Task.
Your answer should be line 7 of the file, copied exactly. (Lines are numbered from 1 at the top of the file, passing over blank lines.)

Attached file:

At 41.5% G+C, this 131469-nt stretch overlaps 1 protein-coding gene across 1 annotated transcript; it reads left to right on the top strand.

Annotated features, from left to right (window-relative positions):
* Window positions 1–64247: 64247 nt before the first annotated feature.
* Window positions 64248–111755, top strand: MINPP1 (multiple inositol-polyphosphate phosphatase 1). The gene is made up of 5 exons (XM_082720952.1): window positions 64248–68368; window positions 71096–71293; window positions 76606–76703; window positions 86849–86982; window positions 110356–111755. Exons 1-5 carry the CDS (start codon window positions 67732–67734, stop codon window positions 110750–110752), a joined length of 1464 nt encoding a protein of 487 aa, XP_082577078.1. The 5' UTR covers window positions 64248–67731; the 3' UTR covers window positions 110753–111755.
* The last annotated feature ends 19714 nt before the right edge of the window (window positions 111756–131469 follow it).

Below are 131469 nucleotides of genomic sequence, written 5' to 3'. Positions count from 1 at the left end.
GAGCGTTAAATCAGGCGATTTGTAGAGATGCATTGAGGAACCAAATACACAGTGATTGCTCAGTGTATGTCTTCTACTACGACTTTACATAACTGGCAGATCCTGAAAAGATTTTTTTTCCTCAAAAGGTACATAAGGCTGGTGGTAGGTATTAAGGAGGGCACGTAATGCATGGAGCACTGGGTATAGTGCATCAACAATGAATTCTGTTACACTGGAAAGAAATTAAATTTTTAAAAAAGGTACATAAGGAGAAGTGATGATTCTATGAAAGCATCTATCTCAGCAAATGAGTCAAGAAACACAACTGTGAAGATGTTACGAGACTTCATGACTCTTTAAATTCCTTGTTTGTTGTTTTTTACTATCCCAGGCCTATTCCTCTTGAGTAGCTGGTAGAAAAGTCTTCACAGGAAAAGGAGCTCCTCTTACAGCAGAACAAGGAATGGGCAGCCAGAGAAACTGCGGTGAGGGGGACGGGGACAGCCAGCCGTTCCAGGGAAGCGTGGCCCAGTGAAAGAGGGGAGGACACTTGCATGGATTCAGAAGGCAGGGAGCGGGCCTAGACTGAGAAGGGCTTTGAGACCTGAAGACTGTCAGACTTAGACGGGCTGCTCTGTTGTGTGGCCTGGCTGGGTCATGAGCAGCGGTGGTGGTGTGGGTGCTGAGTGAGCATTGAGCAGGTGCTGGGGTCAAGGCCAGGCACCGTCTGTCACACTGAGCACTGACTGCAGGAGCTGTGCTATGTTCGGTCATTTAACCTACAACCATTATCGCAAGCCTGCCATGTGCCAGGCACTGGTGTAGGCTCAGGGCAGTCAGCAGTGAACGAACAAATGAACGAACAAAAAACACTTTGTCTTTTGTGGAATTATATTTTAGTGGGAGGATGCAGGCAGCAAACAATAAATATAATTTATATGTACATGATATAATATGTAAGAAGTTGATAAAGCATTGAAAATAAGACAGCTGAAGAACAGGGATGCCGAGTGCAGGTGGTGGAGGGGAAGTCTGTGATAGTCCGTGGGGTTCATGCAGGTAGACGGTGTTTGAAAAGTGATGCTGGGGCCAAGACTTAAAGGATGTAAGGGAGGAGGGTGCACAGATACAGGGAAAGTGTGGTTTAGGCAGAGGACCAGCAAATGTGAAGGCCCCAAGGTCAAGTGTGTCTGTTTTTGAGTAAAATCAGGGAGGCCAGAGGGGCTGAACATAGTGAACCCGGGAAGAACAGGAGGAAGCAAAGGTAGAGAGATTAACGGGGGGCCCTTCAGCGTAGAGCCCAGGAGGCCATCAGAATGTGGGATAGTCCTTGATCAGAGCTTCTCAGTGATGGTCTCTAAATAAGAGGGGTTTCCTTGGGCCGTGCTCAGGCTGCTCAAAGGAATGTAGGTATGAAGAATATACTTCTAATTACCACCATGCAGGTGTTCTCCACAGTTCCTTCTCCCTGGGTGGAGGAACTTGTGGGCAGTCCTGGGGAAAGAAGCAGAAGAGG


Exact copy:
GAGCGTTAAATCAGGCGATTTGTAGAGATGCATTGAGGAACCAAATACACAGTGATTGCTCAGTGTATGTCTTCTACTACGACTTTACATAACTGGCAGATCCTGAAAAGATTTTTTTTCCTCAAAAGGTACATAAGGCTGGTGGTAGGTATTAAGGAGGGCACGTAATGCATGGAGCACTGGGTATAGTGCATCAACAATGAATTCTGTTACACTGGAAAGAAATTAAATTTTTAAAAAAGGTACATAAGGAGAAGTGATGATTCTATGAAAGCATCTATCTCAGCAAATGAGTCAAGAAACACAACTGTGAAGATGTTACGAGACTTCATGACTCTTTAAATTCCTTGTTTGTTGTTTTTTACTATCCCAGGCCTATTCCTCTTGAGTAGCTGGTAGAAAAGTCTTCACAGGAAAAGGAGCTCCTCTTACAGCAGAACAAGGAATGGGCAGCCAGAGAAACTGCGGTGAGGGGGACGGGGACAGCCAGCCGTTCCAGGGAAGCGTGGCCCAGTGAAAGAGGGGAGGACACTTGCATGGATTCAGAAGGCAGGGAGCGGGCCTAGACTGAGAAGGGCTTTGAGACCTGAAGACTGTCAGACTTAGACGGGCTGCTCTGTTGTGTGGCCTGGCTGGGTCATGAGCAGCGGTGGTGGTGTGGGTGCTGAGTGAGCATTGAGCAGGTGCTGGGGTCAAGGCCAGGCACCGTCTGTCACACTGAGCACTGACTGCAGGAGCTGTGCTATGTTCGGTCATTTAACCTACAACCATTATCGCAAGCCTGCCATGTGCCAGGCACTGGTGTAGGCTCAGGGCAGTCAGCAGTGAACGAACAAATGAACGAACAAAAAACACTTTGTCTTTTGTGGAATTATATTTTAGTGGGAGGATGCAGGCAGCAAACAATAAATATAATTTATATGTACATGATATAATATGTAAGAAGTTGATAAAGCATTGAAAATAAGACAGCTGAAGAACAGGGATGCCGAGTGCAGGTGGTGGAGGGGAAGTCTGTGATAGTCCGTGGGGTTCATGCAGGTAGACGGTGTTTGAAAAGTGATGCTGGGGCCAAGACTTAAAGGATGTAAGGGAGGAGGGTGCACAGATACAGGGAAAGTGTGGTTTAGGCAGAGGACCAGCAAATGTGAAGGCCCCAAGGTCAAGTGTGTCTGTTTTTGAGTAAAATCAGGGAGGCCAGAGGGGCTGAACATAGTGAACCCGGGAAGAACAGGAGGAAGCAAAGGTAGAGAGATTAACGGGGGGCCCTTCAGCGTAGAGCCCAGGAGGCCATCAGAATGTGGGATAGTCCTTGATCAGAGCTTCTCAGTGATGGTCTCTAAATAAGAGGGGTTTCCTTGGGCCGTGCTCAGGCTGCTCAAAGGAATGTAGGTATGAAGAATATACTTCTAATTACCACCATGCAGGTGTTCTCCACAGTTCCTTCTCCCTGGGTGGAGGAACTTGTGGGCAGTCCTGGGGAAAGAAGCAGAAGAGG